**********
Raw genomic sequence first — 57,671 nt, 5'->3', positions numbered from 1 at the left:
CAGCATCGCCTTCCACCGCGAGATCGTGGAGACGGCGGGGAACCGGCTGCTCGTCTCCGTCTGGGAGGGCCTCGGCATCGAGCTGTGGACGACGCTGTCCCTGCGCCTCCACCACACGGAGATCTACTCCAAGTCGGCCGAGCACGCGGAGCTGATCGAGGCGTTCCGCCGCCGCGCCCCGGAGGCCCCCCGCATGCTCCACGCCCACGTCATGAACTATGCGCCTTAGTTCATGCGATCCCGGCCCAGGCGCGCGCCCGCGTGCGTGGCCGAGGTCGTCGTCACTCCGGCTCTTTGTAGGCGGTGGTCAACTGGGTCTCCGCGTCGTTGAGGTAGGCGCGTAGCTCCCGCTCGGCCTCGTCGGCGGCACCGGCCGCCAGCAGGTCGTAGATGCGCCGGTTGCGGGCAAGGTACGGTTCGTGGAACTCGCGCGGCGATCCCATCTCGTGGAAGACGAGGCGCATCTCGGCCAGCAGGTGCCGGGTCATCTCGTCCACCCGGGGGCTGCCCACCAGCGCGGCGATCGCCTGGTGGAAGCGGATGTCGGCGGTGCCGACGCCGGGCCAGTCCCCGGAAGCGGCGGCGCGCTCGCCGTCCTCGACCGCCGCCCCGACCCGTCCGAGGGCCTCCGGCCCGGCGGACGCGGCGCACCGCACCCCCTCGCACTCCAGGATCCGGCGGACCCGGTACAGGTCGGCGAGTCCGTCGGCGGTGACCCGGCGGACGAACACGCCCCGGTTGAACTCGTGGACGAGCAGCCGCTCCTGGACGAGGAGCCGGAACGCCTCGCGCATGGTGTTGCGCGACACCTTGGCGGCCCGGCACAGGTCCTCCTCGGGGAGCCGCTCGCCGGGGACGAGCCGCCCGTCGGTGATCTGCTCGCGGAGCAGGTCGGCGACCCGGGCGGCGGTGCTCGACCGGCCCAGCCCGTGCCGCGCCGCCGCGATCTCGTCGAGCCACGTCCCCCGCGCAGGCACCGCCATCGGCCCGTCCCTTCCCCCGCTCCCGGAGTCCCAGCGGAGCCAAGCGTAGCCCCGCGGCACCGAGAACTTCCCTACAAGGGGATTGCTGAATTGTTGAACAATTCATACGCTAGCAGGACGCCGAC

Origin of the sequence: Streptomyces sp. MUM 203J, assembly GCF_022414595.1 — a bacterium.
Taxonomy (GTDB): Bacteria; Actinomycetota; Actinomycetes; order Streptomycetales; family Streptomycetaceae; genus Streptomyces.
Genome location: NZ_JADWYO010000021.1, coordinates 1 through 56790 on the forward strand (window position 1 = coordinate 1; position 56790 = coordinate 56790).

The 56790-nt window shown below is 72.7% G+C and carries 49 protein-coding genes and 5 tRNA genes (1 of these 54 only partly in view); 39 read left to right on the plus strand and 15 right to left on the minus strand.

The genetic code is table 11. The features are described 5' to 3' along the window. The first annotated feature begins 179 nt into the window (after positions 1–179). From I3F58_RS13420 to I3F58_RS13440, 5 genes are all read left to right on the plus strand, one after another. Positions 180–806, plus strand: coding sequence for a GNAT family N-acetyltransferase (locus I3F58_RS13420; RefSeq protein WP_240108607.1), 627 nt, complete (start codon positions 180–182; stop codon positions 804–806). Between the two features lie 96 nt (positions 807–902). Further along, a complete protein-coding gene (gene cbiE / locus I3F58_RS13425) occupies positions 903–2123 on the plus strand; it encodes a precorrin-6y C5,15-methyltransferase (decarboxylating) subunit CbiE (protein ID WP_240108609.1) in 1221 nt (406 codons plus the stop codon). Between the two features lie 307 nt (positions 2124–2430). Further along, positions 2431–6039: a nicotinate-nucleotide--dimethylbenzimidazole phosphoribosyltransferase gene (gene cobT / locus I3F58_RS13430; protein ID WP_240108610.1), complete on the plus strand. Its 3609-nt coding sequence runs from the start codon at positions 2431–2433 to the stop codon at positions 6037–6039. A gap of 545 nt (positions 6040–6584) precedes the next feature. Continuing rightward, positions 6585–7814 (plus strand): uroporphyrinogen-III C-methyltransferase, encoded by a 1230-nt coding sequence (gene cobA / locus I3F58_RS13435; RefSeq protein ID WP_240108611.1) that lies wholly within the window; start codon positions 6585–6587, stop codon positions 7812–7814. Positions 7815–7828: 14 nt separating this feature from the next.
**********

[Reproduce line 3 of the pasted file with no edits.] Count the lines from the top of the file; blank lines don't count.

Origin of the sequence: Streptomyces sp. MUM 203J, assembly GCF_022414595.1 — a bacterium.